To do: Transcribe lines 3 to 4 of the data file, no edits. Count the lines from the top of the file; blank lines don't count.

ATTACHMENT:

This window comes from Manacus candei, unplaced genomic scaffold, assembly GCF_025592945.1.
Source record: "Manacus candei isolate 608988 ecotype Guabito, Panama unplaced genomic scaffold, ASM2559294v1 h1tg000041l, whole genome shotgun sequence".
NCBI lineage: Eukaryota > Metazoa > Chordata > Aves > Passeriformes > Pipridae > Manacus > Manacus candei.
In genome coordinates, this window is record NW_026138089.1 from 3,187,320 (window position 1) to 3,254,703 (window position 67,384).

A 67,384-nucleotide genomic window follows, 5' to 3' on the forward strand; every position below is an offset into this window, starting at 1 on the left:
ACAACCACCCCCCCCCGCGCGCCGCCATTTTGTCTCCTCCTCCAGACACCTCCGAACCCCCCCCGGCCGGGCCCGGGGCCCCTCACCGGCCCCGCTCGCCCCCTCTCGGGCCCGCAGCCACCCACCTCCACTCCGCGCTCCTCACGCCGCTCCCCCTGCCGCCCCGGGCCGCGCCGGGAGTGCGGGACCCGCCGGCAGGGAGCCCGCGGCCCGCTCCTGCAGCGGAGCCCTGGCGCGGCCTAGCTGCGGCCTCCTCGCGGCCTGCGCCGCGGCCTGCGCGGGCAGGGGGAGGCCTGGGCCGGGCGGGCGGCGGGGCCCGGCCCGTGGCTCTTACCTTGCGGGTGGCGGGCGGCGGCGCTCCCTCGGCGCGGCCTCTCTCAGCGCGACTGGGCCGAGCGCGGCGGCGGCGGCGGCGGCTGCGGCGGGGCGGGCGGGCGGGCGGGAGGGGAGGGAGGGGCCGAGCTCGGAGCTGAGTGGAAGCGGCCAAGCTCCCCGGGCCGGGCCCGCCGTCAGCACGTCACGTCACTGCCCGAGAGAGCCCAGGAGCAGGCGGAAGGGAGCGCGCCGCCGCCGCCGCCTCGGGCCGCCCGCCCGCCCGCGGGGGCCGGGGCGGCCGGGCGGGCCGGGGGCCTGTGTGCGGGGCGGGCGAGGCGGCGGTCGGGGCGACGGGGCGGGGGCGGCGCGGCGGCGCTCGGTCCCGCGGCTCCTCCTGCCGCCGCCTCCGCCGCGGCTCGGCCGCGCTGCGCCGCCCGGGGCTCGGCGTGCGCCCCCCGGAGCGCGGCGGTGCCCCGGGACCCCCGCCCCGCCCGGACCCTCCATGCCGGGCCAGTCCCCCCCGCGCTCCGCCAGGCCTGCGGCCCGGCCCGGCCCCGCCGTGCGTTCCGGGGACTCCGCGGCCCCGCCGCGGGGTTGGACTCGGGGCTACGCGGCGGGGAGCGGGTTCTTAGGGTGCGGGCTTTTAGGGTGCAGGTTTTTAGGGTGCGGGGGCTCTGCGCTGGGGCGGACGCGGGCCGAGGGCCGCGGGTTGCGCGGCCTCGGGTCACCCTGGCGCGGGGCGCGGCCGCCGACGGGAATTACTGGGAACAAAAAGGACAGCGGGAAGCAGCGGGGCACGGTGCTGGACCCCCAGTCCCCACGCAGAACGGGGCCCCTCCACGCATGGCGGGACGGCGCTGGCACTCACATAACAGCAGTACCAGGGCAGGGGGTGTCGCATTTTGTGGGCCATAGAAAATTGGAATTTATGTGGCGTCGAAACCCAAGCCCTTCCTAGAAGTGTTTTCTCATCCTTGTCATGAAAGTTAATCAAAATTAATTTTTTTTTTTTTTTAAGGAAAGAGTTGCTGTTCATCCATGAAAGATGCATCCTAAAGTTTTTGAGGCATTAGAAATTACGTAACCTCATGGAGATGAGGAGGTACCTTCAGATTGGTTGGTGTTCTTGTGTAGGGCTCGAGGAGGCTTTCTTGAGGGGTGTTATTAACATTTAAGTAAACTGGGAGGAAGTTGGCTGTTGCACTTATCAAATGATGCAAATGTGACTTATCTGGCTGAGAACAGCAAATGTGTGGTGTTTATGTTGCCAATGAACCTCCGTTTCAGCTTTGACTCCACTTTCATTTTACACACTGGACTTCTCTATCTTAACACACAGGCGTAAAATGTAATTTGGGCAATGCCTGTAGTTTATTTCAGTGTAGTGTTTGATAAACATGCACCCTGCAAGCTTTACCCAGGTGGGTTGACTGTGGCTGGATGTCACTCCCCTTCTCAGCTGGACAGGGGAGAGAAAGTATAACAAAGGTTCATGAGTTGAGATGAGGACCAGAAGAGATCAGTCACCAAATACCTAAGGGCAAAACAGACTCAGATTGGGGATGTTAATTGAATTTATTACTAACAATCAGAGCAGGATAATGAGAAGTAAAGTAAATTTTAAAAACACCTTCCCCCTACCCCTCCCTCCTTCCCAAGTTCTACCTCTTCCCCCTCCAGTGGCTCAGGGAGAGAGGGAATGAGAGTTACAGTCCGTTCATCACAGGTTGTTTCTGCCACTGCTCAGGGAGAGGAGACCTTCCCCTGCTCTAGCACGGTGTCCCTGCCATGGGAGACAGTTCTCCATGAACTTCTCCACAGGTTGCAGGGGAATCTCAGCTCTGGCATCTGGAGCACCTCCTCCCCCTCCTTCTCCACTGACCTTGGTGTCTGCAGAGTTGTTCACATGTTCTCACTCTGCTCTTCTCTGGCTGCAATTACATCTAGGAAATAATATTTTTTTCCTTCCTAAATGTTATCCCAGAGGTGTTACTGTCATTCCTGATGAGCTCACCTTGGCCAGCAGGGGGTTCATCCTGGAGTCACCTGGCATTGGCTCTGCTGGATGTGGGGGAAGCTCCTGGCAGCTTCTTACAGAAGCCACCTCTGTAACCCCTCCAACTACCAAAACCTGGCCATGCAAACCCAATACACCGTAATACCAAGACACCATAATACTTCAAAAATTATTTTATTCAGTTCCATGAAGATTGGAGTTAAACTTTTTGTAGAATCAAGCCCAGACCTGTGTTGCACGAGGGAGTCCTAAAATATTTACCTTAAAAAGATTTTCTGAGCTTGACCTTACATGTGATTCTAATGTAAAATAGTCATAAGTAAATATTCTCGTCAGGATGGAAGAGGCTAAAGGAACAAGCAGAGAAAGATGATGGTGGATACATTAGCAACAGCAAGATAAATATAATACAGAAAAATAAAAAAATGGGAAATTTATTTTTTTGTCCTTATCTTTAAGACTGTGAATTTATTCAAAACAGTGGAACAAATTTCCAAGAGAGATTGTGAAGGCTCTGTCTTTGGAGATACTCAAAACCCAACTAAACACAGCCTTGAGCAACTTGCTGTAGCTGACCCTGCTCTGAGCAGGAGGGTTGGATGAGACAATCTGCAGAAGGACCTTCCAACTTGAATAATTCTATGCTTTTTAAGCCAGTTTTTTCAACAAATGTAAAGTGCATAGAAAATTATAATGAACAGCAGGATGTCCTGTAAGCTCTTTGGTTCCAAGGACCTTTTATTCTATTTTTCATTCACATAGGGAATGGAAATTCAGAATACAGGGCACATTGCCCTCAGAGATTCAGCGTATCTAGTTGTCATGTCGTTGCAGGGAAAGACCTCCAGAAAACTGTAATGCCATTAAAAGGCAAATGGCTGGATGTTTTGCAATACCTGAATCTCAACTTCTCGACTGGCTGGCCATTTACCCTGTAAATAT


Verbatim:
NCBI lineage: Eukaryota > Metazoa > Chordata > Aves > Passeriformes > Pipridae > Manacus > Manacus candei.
In genome coordinates, this window is record NW_026138089.1 from 3,187,320 (window position 1) to 3,254,703 (window position 67,384).